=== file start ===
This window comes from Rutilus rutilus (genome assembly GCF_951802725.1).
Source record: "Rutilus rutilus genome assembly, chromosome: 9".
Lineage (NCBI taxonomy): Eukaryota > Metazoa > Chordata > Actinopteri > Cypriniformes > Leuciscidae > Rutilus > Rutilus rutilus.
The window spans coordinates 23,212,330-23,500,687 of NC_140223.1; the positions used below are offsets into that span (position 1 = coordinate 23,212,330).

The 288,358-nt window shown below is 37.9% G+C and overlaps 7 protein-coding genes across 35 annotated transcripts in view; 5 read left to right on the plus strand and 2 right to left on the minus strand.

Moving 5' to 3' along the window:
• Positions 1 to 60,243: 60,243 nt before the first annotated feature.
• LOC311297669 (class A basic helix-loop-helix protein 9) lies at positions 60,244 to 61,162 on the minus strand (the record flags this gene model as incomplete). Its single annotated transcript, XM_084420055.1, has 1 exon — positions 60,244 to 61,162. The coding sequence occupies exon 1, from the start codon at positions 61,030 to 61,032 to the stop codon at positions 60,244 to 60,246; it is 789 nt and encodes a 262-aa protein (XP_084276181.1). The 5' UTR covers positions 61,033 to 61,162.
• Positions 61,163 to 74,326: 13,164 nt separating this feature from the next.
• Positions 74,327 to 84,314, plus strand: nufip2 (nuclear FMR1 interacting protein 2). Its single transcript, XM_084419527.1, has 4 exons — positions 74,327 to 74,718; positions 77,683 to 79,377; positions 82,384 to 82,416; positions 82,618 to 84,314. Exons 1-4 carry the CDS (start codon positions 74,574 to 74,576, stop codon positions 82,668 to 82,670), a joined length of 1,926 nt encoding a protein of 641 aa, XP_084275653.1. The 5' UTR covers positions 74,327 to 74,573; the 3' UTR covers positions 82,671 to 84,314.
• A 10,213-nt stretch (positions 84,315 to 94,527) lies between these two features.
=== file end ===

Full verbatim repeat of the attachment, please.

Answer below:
This window comes from Rutilus rutilus (genome assembly GCF_951802725.1).
Source record: "Rutilus rutilus genome assembly, chromosome: 9".
Lineage (NCBI taxonomy): Eukaryota > Metazoa > Chordata > Actinopteri > Cypriniformes > Leuciscidae > Rutilus > Rutilus rutilus.
The window spans coordinates 23,212,330-23,500,687 of NC_140223.1; the positions used below are offsets into that span (position 1 = coordinate 23,212,330).

The 288,358-nt window shown below is 37.9% G+C and overlaps 7 protein-coding genes across 35 annotated transcripts in view; 5 read left to right on the plus strand and 2 right to left on the minus strand.

Moving 5' to 3' along the window:
• Positions 1 to 60,243: 60,243 nt before the first annotated feature.
• LOC311297669 (class A basic helix-loop-helix protein 9) lies at positions 60,244 to 61,162 on the minus strand (the record flags this gene model as incomplete). Its single annotated transcript, XM_084420055.1, has 1 exon — positions 60,244 to 61,162. The coding sequence occupies exon 1, from the start codon at positions 61,030 to 61,032 to the stop codon at positions 60,244 to 60,246; it is 789 nt and encodes a 262-aa protein (XP_084276181.1). The 5' UTR covers positions 61,033 to 61,162.
• Positions 61,163 to 74,326: 13,164 nt separating this feature from the next.
• Positions 74,327 to 84,314, plus strand: nufip2 (nuclear FMR1 interacting protein 2). Its single transcript, XM_084419527.1, has 4 exons — positions 74,327 to 74,718; positions 77,683 to 79,377; positions 82,384 to 82,416; positions 82,618 to 84,314. Exons 1-4 carry the CDS (start codon positions 74,574 to 74,576, stop codon positions 82,668 to 82,670), a joined length of 1,926 nt encoding a protein of 641 aa, XP_084275653.1. The 5' UTR covers positions 74,327 to 74,573; the 3' UTR covers positions 82,671 to 84,314.
• A 10,213-nt stretch (positions 84,315 to 94,527) lies between these two features.